A glimpse at the final treats...the dough of this baba' was remarkable (Man, obviously not content with his La Peche Abusee 2004, would have liked more booze in it though):

 and the same for these superb madeleines, and butter free!!!

Oh come on, you didn't believe that, did you? Of course they are not butter free. Actually they might define the opposite of butter free. Butter freeness is the one thing you definitely cannot ask at Koffman's. But culinary bliss is worth a little sacrifice, every now and then.


Saturday, August 11, 2012

Cambio de Tercio (London): Tapas!

(Visited July 2012)

  (Added 23/09/12: see our much more negative more recent experience)

Trying to liven up a grey London Summer day with some Spanish fire...

Here we are at Cambio de Tercio, for an all-tapas lunch that was pleasant, in a relaxed and straightforward way, a series of  colorful and balanced dishes, dishes with a clear personality that also showed culinary skill and interest in presentation. Like these beetroots:

And there were some particularly striking dishes that went beyond pleasant: the Gazpacho Andaluz, vividly coloured, fresh and intense, refined by the presence of a lovely bogavante (lobster),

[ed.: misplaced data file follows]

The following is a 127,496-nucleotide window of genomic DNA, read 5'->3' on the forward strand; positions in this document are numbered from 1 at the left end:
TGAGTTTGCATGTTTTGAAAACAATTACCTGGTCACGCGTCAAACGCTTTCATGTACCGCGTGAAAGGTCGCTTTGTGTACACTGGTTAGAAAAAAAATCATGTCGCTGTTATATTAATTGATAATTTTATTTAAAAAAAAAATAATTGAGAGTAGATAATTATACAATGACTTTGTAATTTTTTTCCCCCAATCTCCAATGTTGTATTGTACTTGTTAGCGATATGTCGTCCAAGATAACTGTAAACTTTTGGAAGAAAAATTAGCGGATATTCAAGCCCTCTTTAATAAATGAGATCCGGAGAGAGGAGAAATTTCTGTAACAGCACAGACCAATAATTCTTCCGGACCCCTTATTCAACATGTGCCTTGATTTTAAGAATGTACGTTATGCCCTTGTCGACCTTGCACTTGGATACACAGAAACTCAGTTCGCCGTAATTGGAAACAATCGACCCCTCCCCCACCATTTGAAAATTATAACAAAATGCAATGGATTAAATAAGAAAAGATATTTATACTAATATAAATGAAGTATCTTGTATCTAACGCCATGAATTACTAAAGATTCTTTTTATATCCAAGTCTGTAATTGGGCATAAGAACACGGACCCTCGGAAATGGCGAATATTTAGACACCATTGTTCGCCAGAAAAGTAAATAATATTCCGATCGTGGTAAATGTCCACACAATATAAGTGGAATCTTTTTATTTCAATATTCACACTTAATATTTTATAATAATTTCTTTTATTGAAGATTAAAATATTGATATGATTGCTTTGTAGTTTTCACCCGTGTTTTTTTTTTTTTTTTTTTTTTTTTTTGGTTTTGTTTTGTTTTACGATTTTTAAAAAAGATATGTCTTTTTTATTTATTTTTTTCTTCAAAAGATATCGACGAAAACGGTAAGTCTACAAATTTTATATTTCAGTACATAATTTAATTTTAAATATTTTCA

the pulpo a la Gallega, very soft, plump, in a luscious potato cream (we've had far rougher versions in Galicia: this was classy cooking),

and the tomatoes 8-hour cooked in Pedro Ximenes with a basil 'tartare', the tomatoes a delicious concentration of sweet flavour, the tartare (spherified basil) once again providing the touch that elevates this dish far above rustic or home-made

We accompanied the meal with an excellent fino,

at the same time rounder and more structured than the most popular supermarket brands (which we also find perfectly pleasant, by the way).

The prices are very reasonable, with pretty large tapas from £6-7 to £12 for the most luxurious ingredients, and mains (which we didn't  have) in the £15-£20 range. You can easily have a satisfactory lunch for £30 or so if you choose well. We are told that it can get very busy here at dinner or in certain periods, but on this occasion there were just a few tables, well attended to by an efficient and attentive waitress.

Spanish cuisine is one of the most appealing in the world and London is lucky to have such a good representation of it at Cambio de Tercio, a place where there is evident care for ingredient quality and expert treatment of them. If we lived at reasonable distance, we'd be there often.


Wednesday, August 1, 2012

Malga Panna (Moena, Trento, IT): Pure comfort

(Visited July 2012)

Look ye not for daring culinary innovations here, o traveller, but for the comfort of tradition interpreted in a modern way.